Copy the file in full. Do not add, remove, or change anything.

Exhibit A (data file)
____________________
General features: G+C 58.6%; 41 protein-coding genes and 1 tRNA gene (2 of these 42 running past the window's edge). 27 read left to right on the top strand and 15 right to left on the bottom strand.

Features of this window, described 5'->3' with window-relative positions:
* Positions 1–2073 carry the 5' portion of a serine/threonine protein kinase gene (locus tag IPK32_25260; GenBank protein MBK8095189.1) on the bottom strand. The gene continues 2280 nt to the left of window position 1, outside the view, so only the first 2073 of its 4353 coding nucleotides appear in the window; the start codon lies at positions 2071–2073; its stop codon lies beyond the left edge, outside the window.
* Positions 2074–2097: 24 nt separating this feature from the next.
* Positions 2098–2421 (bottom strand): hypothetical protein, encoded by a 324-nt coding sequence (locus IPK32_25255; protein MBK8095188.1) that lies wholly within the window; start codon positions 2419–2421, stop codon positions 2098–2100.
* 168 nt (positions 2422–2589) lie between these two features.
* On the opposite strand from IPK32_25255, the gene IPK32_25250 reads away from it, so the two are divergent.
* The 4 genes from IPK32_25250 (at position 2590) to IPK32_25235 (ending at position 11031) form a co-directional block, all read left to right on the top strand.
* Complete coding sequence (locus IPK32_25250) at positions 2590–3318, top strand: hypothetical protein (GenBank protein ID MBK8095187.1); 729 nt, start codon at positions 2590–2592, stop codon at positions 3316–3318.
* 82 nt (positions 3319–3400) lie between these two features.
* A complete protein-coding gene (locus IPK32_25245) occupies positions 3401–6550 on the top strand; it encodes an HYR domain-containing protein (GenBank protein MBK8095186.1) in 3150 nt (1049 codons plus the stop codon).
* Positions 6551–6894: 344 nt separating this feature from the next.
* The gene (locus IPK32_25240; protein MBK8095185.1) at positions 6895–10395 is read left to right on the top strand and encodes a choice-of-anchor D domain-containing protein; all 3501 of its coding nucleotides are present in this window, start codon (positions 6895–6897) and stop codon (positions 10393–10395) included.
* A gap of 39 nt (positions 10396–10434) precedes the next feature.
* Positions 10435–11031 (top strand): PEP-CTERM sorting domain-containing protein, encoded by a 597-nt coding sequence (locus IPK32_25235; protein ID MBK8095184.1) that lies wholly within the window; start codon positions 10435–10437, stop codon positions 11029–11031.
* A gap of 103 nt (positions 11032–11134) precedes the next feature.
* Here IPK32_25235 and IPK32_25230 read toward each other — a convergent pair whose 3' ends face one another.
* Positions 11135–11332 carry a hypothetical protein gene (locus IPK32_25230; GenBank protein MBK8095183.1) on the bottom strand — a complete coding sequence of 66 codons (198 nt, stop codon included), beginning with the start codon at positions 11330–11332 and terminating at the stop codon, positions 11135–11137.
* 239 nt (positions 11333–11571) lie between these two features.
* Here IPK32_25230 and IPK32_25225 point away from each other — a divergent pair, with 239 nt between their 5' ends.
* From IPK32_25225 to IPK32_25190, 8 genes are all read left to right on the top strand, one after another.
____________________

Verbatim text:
General features: G+C 58.6%; 41 protein-coding genes and 1 tRNA gene (2 of these 42 running past the window's edge). 27 read left to right on the top strand and 15 right to left on the bottom strand.

Features of this window, described 5'->3' with window-relative positions:
* Positions 1–2073 carry the 5' portion of a serine/threonine protein kinase gene (locus tag IPK32_25260; GenBank protein MBK8095189.1) on the bottom strand. The gene continues 2280 nt to the left of window position 1, outside the view, so only the first 2073 of its 4353 coding nucleotides appear in the window; the start codon lies at positions 2071–2073; its stop codon lies beyond the left edge, outside the window.
* Positions 2074–2097: 24 nt separating this feature from the next.
* Positions 2098–2421 (bottom strand): hypothetical protein, encoded by a 324-nt coding sequence (locus IPK32_25255; protein MBK8095188.1) that lies wholly within the window; start codon positions 2419–2421, stop codon positions 2098–2100.
* 168 nt (positions 2422–2589) lie between these two features.
* On the opposite strand from IPK32_25255, the gene IPK32_25250 reads away from it, so the two are divergent.
* The 4 genes from IPK32_25250 (at position 2590) to IPK32_25235 (ending at position 11031) form a co-directional block, all read left to right on the top strand.
* Complete coding sequence (locus IPK32_25250) at positions 2590–3318, top strand: hypothetical protein (GenBank protein ID MBK8095187.1); 729 nt, start codon at positions 2590–2592, stop codon at positions 3316–3318.
* 82 nt (positions 3319–3400) lie between these two features.
* A complete protein-coding gene (locus IPK32_25245) occupies positions 3401–6550 on the top strand; it encodes an HYR domain-containing protein (GenBank protein MBK8095186.1) in 3150 nt (1049 codons plus the stop codon).
* Positions 6551–6894: 344 nt separating this feature from the next.
* The gene (locus IPK32_25240; protein MBK8095185.1) at positions 6895–10395 is read left to right on the top strand and encodes a choice-of-anchor D domain-containing protein; all 3501 of its coding nucleotides are present in this window, start codon (positions 6895–6897) and stop codon (positions 10393–10395) included.
* A gap of 39 nt (positions 10396–10434) precedes the next feature.
* Positions 10435–11031 (top strand): PEP-CTERM sorting domain-containing protein, encoded by a 597-nt coding sequence (locus IPK32_25235; protein ID MBK8095184.1) that lies wholly within the window; start codon positions 10435–10437, stop codon positions 11029–11031.
* A gap of 103 nt (positions 11032–11134) precedes the next feature.
* Here IPK32_25235 and IPK32_25230 read toward each other — a convergent pair whose 3' ends face one another.
* Positions 11135–11332 carry a hypothetical protein gene (locus IPK32_25230; GenBank protein MBK8095183.1) on the bottom strand — a complete coding sequence of 66 codons (198 nt, stop codon included), beginning with the start codon at positions 11330–11332 and terminating at the stop codon, positions 11135–11137.
* 239 nt (positions 11333–11571) lie between these two features.
* Here IPK32_25230 and IPK32_25225 point away from each other — a divergent pair, with 239 nt between their 5' ends.
* From IPK32_25225 to IPK32_25190, 8 genes are all read left to right on the top strand, one after another.